What is a First Nation person's wellness journey?

Author: 
Date created: 
2019-06-20
Identifier: 
etd20328
Keywords: 
First Nations
Indigenous
Wellness Journey
Perspective of Wellness
Seabird Island
Abstract: 

To address the health disparities for First Nation people it is important to understand what their wellness journey encompasses and how primary care services can support their individual journeys. Current health care structures focus on illness and what is wrong with an individual. It is coming to light more that the four aspects of a human being are important to promote wellness throughout an individual’s life journey. Historically, First Nation wellness encompassed spiritual, emotional, mental and physical components of each individual. The analysis of information, gathered through observation and interview methods in this research project, utilized the First Nation Health Authority’s First Nation Perspective of Wellness as a framework to ensure all components of an individual were honoured. Honouring the information shared by each of the research participants, their voices are heard through direct participant quotes. Participants related their mental wellness journeys, what worked and what didn’t, who they considered important in their journeys and times in their lives where they identified a change occurring. Instrumental to this was the support provided by their community. This research project was supported by the community of Seabird Island and portrays how their current health and cultural programs and services are supporting their client’s wellness journeys. Key priorities identified from observations of community cultural workshops and semi-structured interviews include health services considering each individual’s needs, access to culturally safe services, the importance of belonging and purpose in life, as well as how spirituality and gratitude support an individual’s wellness journeys.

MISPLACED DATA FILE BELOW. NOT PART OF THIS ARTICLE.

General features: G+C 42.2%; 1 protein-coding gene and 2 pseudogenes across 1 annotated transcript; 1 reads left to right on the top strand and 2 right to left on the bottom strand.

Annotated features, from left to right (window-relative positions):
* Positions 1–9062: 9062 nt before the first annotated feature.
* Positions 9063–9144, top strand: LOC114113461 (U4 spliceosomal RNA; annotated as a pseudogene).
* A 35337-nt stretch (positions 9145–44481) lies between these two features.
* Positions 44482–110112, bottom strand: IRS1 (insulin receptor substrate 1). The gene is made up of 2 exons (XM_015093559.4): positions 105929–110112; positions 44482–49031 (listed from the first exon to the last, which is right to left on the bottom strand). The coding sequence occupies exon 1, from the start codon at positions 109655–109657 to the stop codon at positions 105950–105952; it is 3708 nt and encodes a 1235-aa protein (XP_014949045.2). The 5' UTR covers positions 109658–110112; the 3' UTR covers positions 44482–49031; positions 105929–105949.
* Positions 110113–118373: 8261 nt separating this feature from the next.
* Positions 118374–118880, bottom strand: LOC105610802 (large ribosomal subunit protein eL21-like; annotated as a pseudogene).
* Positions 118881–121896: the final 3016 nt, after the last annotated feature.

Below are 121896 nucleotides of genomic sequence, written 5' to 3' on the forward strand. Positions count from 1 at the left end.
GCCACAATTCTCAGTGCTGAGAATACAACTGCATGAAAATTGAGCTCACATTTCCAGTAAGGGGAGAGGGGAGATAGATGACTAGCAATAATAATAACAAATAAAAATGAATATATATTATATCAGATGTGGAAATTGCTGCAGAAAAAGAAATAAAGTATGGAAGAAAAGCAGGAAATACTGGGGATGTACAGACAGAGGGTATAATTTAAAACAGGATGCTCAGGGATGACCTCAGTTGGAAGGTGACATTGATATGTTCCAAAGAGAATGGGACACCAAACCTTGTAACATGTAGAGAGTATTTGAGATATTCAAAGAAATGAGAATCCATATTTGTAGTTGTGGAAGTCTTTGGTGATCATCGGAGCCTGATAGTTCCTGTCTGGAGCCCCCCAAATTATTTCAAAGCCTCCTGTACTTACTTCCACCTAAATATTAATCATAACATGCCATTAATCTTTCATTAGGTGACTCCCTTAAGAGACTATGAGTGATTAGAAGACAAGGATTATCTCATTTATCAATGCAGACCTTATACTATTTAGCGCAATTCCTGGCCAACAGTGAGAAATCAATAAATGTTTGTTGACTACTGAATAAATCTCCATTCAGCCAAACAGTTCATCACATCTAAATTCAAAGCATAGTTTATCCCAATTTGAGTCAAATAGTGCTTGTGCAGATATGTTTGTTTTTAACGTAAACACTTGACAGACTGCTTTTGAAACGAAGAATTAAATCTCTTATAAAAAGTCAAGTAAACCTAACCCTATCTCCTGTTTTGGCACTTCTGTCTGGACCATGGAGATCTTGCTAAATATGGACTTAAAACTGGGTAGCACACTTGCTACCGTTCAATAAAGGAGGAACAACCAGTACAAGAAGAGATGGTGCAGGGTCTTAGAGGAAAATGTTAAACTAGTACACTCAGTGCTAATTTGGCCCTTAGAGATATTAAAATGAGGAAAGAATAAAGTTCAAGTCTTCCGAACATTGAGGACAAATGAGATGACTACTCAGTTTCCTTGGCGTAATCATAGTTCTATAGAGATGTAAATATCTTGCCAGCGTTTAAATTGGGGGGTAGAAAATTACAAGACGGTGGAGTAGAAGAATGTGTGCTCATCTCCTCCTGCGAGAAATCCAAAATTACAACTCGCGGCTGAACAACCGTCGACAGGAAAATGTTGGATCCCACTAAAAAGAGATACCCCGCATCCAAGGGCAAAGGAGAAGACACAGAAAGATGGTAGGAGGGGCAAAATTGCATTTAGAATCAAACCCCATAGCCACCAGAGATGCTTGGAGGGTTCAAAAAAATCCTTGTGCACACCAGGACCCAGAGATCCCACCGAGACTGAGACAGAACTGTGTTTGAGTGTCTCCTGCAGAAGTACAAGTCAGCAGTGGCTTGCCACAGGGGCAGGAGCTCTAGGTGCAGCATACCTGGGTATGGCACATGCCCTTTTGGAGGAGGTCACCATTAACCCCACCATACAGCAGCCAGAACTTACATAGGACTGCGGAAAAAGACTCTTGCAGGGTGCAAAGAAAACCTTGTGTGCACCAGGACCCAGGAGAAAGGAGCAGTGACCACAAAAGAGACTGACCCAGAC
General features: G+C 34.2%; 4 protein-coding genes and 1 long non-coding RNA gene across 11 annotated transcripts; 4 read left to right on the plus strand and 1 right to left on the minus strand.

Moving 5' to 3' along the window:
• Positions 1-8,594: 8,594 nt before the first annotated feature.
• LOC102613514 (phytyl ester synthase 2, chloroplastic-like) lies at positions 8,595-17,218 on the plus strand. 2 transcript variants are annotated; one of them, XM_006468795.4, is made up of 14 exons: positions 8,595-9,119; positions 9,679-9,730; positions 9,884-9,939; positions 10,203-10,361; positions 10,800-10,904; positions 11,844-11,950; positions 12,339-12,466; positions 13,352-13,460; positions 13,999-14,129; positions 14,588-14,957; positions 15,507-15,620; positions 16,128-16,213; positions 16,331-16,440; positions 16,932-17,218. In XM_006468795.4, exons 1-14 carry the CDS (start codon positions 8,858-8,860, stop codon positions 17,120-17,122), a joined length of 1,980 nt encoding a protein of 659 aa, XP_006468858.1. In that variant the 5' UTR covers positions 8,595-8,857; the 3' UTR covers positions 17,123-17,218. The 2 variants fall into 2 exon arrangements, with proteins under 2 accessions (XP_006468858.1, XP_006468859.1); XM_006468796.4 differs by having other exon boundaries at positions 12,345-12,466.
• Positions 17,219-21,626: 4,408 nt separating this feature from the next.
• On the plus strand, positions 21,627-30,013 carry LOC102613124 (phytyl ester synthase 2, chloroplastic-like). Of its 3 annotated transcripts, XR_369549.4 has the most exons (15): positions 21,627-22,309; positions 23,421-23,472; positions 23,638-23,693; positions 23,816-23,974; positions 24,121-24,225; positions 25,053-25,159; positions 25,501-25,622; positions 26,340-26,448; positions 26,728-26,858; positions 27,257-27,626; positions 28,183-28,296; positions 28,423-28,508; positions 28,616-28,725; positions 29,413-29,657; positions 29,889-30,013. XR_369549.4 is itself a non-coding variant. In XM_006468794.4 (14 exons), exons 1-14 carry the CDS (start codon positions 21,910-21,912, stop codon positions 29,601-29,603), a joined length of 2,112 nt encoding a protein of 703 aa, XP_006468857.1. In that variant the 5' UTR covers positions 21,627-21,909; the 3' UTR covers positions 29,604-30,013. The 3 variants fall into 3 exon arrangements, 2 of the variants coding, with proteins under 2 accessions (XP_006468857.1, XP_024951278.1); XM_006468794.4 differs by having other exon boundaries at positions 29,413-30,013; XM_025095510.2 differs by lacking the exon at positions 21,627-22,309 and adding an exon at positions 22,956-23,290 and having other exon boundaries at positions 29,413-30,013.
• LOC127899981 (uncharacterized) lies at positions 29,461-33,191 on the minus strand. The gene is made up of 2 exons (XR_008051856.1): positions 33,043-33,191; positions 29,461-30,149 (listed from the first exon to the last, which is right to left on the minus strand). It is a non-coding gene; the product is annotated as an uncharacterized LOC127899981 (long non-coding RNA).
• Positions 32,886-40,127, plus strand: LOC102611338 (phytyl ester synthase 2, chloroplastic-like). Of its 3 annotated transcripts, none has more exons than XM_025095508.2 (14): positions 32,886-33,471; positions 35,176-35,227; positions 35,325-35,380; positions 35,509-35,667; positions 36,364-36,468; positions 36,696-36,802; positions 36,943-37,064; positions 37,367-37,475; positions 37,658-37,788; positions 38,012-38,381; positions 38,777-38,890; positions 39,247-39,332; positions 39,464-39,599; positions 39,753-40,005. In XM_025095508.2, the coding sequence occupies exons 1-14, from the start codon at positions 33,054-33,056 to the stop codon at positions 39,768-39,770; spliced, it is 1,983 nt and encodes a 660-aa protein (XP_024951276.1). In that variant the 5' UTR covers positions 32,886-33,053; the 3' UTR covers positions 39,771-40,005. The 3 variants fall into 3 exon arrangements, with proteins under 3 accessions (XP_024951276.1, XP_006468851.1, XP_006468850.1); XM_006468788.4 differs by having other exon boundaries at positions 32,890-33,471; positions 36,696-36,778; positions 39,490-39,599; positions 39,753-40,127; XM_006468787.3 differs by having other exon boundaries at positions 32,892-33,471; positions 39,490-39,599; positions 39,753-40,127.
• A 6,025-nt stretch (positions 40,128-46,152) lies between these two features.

Document type: 
Thesis
Rights: 
This thesis may be printed or downloaded for non-commercial research and scholarly purposes. Copyright remains with the author.
File(s): 
Senior supervisor: 
Malcolm Steinberg
Department: 
Health Sciences: Faculty of Health Sciences
Thesis type: 
(Thesis) M.Sc.
Statistics: